Don’t Let Them Eat Cake: How Ethnic Tensions in China Explode on the Streets

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Filip Singer / Anzenberger / Redux

Uighur men are seen in old-town Kashgar in Xinjiang province, China, on Sept. 5, 2009

On the streets of China it is a common snack, a dense nougat made from nuts, candied fruits, flour and corn syrup known informally as qiegao — literally “cut cake.” It is shaped into large, thick sheets and sold on the back of motorized tricycles by Uighurs, a central Asian ethnic group from China’s northwestern Xinjiang region. The treat is delicious, but buy it once, and you’ll probably never want to again.

That’s because qiegao is often sold by extortionate means. The unit price is always reasonable, but the vendor might not give you the amount you request. Instead he’ll cut off a chunk that ends up costing vastly more than you expected. Once the slice is cut the peddler won’t take it back and, as he’s probably holding a large knife, it is unwise to argue.

On Monday a report about an altercation over the cake in central Hunan province quickly became one of the most discussed items on Chinese microblogs, revealing a current of frustration about ethnic policy in China. Police in the city of Yueyang reported that a dispute between Uighur vendors and a customer ended in a mass brawl with two people injured and the destruction of about $25,000 worth of qiegao, plus $6,500 in hospital bills and damage to the peddlers’ vehicles. A local customer was arrested and 16 Uighurs sent back to Xinjiang.

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The since-deleted message touched off a wave of resentment from Han Chinese. Many felt that the peddlers pulled off the mother of all qiegao scams, receiving enough in damaged-cake compensation to buy a car. One widely reposted image showed a piece of the nut cake set on a ring like a diamond. The sharpest criticism touched on the idea that the Uighurs, as members of an ethnic minority, got off easy. “Uighurs where I live rob, beat and insult people,” wrote one person from central Henan province on Sina Weibo. “You can’t cross a pedestrian bridge without trembling in fear. I don’t understand why the government’s policies allow them to bully Han people.”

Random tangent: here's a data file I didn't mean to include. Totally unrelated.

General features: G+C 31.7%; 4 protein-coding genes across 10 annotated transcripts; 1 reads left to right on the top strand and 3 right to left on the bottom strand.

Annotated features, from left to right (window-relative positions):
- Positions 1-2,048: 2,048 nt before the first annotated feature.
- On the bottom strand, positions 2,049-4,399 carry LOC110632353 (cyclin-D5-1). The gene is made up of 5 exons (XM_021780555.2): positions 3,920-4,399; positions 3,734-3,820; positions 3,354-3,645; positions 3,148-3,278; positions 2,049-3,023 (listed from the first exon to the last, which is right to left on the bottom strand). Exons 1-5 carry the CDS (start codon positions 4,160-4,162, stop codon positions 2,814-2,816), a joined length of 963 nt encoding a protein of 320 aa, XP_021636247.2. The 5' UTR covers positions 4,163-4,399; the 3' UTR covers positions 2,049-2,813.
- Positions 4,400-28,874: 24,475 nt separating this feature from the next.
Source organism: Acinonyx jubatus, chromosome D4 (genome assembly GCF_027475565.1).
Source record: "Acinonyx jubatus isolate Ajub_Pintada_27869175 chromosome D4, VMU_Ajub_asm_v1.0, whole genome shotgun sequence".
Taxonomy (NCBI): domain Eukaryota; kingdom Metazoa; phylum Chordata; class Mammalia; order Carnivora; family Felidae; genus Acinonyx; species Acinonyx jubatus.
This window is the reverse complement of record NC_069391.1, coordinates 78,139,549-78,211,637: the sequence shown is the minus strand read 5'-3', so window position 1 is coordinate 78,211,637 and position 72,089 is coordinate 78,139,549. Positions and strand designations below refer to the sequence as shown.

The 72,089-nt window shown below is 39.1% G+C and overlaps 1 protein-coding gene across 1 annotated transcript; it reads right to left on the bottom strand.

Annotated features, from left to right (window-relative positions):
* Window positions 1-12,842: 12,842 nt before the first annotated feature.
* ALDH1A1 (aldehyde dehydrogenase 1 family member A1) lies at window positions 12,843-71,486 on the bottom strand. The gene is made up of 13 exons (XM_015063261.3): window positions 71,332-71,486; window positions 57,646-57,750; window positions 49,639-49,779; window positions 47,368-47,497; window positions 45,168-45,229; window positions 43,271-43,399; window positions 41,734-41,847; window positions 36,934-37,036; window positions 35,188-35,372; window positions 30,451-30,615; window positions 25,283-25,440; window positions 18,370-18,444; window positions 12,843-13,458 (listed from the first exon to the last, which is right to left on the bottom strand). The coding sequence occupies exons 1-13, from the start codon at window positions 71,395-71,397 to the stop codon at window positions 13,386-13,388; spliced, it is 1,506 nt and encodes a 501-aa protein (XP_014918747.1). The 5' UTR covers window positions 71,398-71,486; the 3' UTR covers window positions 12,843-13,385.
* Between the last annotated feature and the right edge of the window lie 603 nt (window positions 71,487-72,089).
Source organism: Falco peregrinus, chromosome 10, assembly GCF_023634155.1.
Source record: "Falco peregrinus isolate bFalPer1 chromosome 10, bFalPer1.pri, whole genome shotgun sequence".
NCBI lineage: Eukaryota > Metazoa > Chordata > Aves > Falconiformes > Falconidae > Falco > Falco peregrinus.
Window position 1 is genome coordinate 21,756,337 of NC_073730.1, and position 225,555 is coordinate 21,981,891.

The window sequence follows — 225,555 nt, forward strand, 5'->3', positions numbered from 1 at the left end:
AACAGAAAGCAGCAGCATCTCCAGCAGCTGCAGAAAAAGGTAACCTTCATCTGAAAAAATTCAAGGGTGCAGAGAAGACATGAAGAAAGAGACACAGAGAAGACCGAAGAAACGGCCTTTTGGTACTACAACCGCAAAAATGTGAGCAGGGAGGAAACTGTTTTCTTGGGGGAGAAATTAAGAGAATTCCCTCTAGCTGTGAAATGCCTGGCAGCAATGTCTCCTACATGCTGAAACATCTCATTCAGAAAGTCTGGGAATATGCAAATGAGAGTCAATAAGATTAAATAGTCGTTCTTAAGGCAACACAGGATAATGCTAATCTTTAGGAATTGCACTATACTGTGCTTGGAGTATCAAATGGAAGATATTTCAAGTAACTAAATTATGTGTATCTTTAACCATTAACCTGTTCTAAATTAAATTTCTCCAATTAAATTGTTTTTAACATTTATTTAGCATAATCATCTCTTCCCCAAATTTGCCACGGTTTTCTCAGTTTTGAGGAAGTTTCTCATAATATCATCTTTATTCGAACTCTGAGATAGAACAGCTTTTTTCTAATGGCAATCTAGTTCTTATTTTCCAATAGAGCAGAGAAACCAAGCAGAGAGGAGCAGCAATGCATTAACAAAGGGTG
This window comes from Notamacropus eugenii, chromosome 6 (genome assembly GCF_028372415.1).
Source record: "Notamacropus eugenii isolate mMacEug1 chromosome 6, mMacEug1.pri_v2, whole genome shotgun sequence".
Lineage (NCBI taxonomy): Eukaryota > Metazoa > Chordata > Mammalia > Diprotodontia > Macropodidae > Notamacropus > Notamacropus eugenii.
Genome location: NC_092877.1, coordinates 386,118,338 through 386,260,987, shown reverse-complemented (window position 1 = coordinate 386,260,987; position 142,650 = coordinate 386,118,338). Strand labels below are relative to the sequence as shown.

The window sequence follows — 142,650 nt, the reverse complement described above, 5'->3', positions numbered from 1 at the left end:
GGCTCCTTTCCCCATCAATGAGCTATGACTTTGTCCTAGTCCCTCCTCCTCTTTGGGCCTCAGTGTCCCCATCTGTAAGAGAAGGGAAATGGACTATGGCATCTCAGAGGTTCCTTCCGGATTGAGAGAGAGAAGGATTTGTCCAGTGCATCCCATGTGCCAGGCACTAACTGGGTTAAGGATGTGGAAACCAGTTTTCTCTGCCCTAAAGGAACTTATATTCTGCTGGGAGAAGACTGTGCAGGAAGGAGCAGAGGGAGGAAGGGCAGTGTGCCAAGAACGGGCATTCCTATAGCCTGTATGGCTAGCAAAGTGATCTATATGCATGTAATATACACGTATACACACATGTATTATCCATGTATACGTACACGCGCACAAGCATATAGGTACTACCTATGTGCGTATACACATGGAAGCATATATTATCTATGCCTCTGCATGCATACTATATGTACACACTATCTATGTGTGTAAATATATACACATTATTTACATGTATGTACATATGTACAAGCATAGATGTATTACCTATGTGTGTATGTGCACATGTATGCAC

China recognizes 55 ethnic minorities that make up just 8% of the country’s population. They are largely concentrated in China’s northern, western and southern border regions. China follows a system of ethnic autonomy based on the Soviet model, meaning they are given nominal administrative authority in their home regions — Xinjiang for the Uighurs, Tibet for the Tibetans and Inner Mongolia for Mongolians — but in practice they have little real autonomy. Ethnic minorities are also given exemptions from the one-child policy and favorable treatment in university admissions. The goal was to break down social and economic barriers between minority groups and the Han majority. In practice, minority groups like the Uighurs still face significant economic discrimination, while preferential policies only heighten resentment from the majority Han.

Sometimes the animosity between Uighur and Han explodes with little warning. In 2009 race riots swept the Xinjiang capital of Urumqi, where young, mostly unemployed Uighur men went on a rampage, attacking Han Chinese. Days later Han vigilantes retaliated, saying the local government was failing to protect them. All told nearly 200 people were killed, according to official reports.

Ilham Tohti, a Uighur economic professor at Minzu University who is often targeted by police for his outspoken views on discrimination in China, said while the problem of crimes committed by Uighurs exists, the qiegao dispute risks further fanning Uighur-Han tensions. “The problem of Uighurs committing crime isn’t as frightening as some media and public figures say it is,” he wrote on his microblog on Wednesday. “This not only harms Uighurs, it also brings about Han society’s rejection of and discrimination against Uighurs.”

On Wednesday the Yueyang police updated their report on the incident, saying the total amount of cake damaged was over 2,700 kg, putting the assessed value at less than $9 a kilogram. A reasonable price, but many people will still think twice about buying.

MORE: A Year After Xinjiang Riots, Ethnic Tensions Remain